In the internal political life of the EU the Common Agricultural Policy seems guaranteed to hold and maintain pride of place as the topic which produces the highest level of acrimony and vitriol per paragraph of debate space. It has also featured of late as the hotspot which lead to the summer low-point in Franco-British relations. Yet while the debate is strong on heat, it is often poor on detailed information. A report whose final draft is being made available to a wider public this week may help to do something to remedy this failing.
The report – entitled The Territorial Impact of CAP and Rural Development Policy 2002 – 2004 – is based on research carried out at Arkleton Centre for Rural Development Research, based in Aberdeen, Scotland, and was funded by the European Spatial Planning Observation Network (ESPON).
The report , described by the FT today as “one of the most comprehensive undertaken of the CAP” shows “that even after the recent CAP reforms, rich regions in Germany, the UK, France and the Netherlands will take a greater slice of the ?90bn farming subsidies than poorer regions in southern and eastern Europe, accentuating the difference between rich and poor rural regions”.
The latest full version of the report, which is advertised on the Arkelton Website as available here (see first item in list) seems not in fact to have received a link yet (but should appear soon). You can however find an earlier version (end March) on the Espon Website (careful, this is a heavy duty PDF – 9.3 MB – with a lengthy download time, and with a hefty 394 pages of reading content).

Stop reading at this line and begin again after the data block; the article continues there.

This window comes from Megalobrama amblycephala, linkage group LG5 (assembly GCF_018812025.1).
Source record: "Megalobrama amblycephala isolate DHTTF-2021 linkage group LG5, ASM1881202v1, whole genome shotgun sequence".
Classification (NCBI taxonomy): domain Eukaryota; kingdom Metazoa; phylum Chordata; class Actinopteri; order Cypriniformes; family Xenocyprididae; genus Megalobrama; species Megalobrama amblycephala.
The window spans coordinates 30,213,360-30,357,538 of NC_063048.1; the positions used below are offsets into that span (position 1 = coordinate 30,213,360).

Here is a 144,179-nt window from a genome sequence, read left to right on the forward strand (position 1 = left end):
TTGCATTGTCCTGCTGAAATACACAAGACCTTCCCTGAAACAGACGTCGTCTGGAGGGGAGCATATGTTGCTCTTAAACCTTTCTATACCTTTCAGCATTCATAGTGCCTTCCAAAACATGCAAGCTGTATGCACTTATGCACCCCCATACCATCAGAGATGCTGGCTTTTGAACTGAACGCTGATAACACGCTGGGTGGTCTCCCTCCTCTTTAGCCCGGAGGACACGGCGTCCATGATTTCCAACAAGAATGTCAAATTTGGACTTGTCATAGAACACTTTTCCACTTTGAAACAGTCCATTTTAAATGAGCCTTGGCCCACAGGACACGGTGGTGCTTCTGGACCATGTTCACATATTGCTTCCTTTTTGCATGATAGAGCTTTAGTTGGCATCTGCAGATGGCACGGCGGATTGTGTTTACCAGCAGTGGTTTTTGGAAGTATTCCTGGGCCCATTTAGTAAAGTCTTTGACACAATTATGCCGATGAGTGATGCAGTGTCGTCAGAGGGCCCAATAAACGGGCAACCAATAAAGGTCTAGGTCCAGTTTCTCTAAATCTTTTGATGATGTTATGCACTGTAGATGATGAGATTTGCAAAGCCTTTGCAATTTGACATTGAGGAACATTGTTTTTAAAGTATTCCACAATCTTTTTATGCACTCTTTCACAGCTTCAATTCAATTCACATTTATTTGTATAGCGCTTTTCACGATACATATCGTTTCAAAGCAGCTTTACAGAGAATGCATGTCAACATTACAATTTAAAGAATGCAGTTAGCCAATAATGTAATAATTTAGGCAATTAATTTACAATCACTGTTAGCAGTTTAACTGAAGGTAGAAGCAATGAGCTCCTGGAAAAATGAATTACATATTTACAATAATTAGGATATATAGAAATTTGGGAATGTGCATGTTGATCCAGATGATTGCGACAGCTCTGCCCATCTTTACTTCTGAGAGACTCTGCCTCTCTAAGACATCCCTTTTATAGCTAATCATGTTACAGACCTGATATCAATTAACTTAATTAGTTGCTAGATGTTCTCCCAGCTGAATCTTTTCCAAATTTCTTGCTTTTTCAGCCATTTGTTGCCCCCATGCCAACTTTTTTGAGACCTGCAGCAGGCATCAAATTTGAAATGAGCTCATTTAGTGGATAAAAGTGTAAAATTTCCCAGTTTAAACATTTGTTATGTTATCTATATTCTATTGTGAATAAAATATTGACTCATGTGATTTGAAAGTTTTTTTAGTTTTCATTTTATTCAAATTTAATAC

The FT quotes Mark Shucksmith, now professor of planning at Newcastle University and one of the authors of the report, as saying: ?The CAP was designed to support the sorts of products grown in northern European countries and in such a way that it benefits larger farms, because it works by supporting prices, which means the more you produce the more subsidy you get. So more money is going to the richest regions….. the newest entrants to the EU could benefit several times over from reform of the CAP. They would receive more equitable treatment while reform would free more money for assistance to the poorest areas”.
Also, as stated on the Arkelton Website:
The principal conclusion from this ESPON project is that in aggregate the CAP works against ESDP objectives of balanced territorial development, and does not support the EU objectives of economic and social cohesion. Moreover, in terms of polycentricity at the EU level, Pillar 1 of the CAP appears to favour core areas more than it assists the periphery of Europe, and at a local level CAP favours more accessible areas. In recent years the CAP has undergone a series of reforms, and some of these have begun to ameliorate these conflicts of objectives. The Commission’s proposals for a revised RDR for 2007-2013 are a further step in this direction. The report highlights the scope to amend Pillar 2 to favour cohesion, and suggests that this holds out the best potential for amending agricultural and rural development policy to support territorial cohesion and the ESDP.
Well, have a good weekend, and happy reading :).